Equitable remuneration? I don’t think so!

3 June, 2010

Before I launch into my rant about salary spines, I first up want to say my problem is not with how much I’m being paid to do my current job. I believe I’m being paid well. My problem is with the system. Sure, I could earn at least double my salary as a contractor, triple or more as a consultant but as long as I have enough money to pay the rent, buy food, petrol and the occasional music CD I’m happy.

Imagine if every house on your street was valued at $300,000 regardless of size, location, landscaping, age and condition? Doesn’t seem right does it. But that’s essentially how structure salary scales in corporations and government work. In government you might start around APS4 level, work up to APS6 and if you show promise then you might get EL1 technical or lead promotion and if you’re smart, persistent or a sociopath then you might get EL2, even SES1. Some manage to get to SES2 and higher.

If you stay past the first 12 months and then past 2 years you’ll get a “point increment”, APS5.1, APS6.2 etc. A pay-rise of a few thousand dollars.

Whilst moving between levels such as from APS5 to APS6 requires that you demonstrate additional capabilities, responsibility, awareness, all people at any one level in an organisation are remunerated the same. But just like the houses on the street analogy employees are not robots and will demonstrate varying levels of commitment, passion, expertise, effort … and value.

How does an organisation evaluate an employee’s value? It doesn’t, not really. You can’t measure an employee’s value by how many emails they send in a day, how vocal they are in a meeting, how many hours they’re at their desk or how many phone calls they make. Even with people who handle incoming correspondence or run a service desk, you simply can’t work with the numbers. So instead we’ve gone to the other end of the scale and lumped nearly everyone into five main categories from APS4 to EL2 (who make up the majority of staff) and expect standardised performance.

It’s not that simple.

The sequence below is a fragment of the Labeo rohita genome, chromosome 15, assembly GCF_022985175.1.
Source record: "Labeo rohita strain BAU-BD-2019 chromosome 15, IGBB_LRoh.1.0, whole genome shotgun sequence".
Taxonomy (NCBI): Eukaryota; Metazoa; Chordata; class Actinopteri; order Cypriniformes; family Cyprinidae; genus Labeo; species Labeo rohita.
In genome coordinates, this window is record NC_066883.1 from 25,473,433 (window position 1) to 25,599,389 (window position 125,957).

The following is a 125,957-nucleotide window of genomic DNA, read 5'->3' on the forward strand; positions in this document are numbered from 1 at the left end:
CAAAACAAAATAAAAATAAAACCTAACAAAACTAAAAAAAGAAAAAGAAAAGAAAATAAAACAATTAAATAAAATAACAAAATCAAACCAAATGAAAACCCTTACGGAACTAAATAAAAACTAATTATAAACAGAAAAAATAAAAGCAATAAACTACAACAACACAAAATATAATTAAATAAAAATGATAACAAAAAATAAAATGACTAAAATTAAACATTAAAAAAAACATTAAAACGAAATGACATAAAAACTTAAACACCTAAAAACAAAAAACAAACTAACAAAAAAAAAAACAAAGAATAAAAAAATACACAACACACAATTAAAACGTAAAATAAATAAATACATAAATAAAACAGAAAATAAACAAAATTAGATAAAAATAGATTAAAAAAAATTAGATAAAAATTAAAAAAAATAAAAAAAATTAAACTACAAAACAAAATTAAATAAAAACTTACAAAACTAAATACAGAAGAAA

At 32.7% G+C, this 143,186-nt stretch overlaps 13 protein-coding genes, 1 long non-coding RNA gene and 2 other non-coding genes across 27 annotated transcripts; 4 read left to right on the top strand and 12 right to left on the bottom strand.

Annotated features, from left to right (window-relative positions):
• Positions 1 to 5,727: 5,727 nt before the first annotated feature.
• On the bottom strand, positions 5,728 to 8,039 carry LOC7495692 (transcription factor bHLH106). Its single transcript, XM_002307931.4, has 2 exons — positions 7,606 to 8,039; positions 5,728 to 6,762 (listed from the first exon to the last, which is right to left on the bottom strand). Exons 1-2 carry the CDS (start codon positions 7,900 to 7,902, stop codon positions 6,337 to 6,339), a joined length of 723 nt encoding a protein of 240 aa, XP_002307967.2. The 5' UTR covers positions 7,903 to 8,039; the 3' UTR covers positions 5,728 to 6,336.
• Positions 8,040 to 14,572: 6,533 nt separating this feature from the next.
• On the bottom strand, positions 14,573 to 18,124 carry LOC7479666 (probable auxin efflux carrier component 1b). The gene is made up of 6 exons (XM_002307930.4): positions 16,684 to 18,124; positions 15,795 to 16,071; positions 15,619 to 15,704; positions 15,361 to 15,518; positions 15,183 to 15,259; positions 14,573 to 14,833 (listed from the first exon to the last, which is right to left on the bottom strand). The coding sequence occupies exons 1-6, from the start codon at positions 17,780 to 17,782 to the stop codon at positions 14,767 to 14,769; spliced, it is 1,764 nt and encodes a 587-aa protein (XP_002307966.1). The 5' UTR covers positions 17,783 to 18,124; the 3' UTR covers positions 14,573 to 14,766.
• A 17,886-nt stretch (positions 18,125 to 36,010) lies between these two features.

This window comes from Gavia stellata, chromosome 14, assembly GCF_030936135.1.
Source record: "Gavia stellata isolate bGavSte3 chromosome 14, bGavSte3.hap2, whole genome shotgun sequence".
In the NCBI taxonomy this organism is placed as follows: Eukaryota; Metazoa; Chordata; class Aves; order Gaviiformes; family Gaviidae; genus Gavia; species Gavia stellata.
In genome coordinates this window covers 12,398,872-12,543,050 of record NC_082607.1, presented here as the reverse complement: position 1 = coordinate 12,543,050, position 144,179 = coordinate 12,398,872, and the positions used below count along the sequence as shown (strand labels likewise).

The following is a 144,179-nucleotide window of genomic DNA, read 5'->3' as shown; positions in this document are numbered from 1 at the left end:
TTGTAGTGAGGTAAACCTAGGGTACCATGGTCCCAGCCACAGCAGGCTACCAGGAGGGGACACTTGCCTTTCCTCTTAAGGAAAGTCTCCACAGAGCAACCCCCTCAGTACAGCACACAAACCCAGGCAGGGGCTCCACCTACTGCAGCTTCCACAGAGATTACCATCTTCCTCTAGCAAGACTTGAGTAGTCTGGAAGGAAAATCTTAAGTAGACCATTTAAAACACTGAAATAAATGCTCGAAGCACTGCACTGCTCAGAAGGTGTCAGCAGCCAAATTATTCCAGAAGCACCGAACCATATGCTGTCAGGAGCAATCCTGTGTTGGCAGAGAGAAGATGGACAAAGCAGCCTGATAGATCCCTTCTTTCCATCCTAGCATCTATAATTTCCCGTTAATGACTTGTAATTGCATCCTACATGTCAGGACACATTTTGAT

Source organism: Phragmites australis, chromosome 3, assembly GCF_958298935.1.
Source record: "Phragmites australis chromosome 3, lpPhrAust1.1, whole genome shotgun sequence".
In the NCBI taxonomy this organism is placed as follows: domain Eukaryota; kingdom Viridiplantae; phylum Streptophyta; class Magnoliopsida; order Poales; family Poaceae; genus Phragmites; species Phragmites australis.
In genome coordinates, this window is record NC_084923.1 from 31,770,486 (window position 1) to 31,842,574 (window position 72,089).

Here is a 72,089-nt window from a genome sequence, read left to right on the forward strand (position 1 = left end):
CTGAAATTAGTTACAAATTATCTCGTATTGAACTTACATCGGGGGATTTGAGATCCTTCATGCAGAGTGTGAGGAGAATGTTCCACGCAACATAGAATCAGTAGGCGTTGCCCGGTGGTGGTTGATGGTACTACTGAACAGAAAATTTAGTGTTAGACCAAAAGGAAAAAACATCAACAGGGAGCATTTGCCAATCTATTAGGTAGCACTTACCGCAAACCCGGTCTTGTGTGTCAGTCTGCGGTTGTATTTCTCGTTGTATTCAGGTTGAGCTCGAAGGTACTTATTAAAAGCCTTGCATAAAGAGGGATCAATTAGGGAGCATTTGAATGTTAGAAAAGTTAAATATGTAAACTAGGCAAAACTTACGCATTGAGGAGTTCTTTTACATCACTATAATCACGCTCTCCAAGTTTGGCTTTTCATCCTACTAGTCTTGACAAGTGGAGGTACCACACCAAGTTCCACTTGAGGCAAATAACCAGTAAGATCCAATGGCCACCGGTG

As I said, I’m happy with how much I get paid and I don’t compare myself to other EL1 staff in the organisation – I just do the best job I can.

But the question does have to be asked, is this attempt by organisations and government to implement fair scales of remuneration actually inequitable? Are we shying away from performance-based pay and genuine performance evaluation and management because it’s too hard or because we’re scared? Are we just taking the easy route?

It’s not a big issue; I don’t often hear people complaining they do more work and contribute more (in their eyes) than people who are paid more than them but it does happen.

Whoever says that measuring employee value is impossible is either lazy or not thinking creatively enough. It can be done.

One comment

  1. Thank you for this great posting. I agree that in many cases the most “just” compensation structure is the least equitable or “fair”. Nearly everyone wants to get paid what they are worth. Very few truly know their worth. This is generally a product of poor communication.

    If companies were to design plans to drive and reward performance and then communicate these plans consistently and persistently both the companies and most employees would be better off.

    Performance-based compensation, or Performance Pay, is a growing trend, but it is ironically growing faster in government-supported industry than it is in private industry.

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